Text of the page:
How can you have a wonderful date without breaking the bank? You have plenty of options! There are always things you can do for free, such as giving service, visiting the library or a book store, hiking/biking/walking at a park, attending school concerts and sporting events, window shopping, travel planning/wishing, designing your dream home, etc. Low cost options include visiting an art gallery or museum, teach each other something new, take a class together to learn a new skill (cooking, dancing, painting, drawing, cake decorating, motorcycle riding), target practice, feeding the ducks, picnic in the park, etc. You can turn regular tasks into date nights like when Chad took me to the salon to get my hair cut and colored. We've also gotten massages or pedicures together as part of our date night. If you like to eat out but don't want to spend a lot of money, consider going out just for appetizers or only for dessert rather than an entire meal. You also might trade dinner service with another couple where you act as the chef and servers for their meal at your house and another night they treat you to dinner at their house... or find a couple of teenagers you trust to make you dinner in your own home.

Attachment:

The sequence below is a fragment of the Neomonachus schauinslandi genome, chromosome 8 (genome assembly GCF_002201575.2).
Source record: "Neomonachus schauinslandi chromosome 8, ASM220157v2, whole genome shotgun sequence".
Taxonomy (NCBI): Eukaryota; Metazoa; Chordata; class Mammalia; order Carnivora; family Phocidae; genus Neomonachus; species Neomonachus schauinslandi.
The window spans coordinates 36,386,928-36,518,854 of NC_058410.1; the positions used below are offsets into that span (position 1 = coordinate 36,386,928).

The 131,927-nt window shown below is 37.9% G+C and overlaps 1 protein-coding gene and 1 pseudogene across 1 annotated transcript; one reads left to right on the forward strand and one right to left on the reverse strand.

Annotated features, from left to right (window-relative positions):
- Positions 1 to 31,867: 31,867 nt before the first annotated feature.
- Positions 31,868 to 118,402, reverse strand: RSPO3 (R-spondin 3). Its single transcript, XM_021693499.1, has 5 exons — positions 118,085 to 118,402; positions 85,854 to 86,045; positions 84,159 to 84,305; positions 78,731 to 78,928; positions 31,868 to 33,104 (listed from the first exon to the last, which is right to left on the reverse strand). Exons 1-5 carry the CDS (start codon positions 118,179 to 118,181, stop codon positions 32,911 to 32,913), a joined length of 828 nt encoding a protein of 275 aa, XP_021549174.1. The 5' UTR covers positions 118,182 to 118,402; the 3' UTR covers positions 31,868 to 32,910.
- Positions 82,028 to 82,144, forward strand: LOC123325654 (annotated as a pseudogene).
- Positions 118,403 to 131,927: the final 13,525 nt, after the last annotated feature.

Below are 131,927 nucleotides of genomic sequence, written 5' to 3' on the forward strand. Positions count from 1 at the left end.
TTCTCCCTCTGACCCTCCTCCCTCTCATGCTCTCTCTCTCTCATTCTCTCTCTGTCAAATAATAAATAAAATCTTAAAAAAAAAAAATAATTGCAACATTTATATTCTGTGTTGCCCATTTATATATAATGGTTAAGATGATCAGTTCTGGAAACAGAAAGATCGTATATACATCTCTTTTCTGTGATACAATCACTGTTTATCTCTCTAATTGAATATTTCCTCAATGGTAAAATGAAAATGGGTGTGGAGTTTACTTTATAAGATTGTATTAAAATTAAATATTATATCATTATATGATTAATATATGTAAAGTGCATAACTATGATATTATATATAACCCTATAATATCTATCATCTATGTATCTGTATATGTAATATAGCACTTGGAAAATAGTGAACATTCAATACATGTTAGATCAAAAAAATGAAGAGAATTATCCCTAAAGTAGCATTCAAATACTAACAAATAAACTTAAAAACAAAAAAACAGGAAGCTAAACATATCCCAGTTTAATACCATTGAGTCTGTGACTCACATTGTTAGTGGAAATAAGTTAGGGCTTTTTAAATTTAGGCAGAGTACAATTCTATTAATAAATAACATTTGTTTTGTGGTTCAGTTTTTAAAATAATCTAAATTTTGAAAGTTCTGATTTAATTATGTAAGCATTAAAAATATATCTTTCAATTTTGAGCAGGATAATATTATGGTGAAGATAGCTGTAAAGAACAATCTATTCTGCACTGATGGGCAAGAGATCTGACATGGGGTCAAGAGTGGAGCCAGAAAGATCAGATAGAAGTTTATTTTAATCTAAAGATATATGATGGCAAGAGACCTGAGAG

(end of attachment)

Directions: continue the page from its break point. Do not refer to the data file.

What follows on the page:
OTHER DATE NIGHT IDEAS:
Idea List: Great Group Dates
Tin Can Date
Make a Great Date
Creative Dating Ideas for Married Couples
50 Dating Ideas for Married Couples
Great Date Ideas
|My personal favorite place to look for ideas is the Dating Divas website!|
As you date your spouse and really invest in your relationship, you will find your bliss in those moments you spend together… supreme happiness; utter joy or contentment; wedded bliss. Happy dating!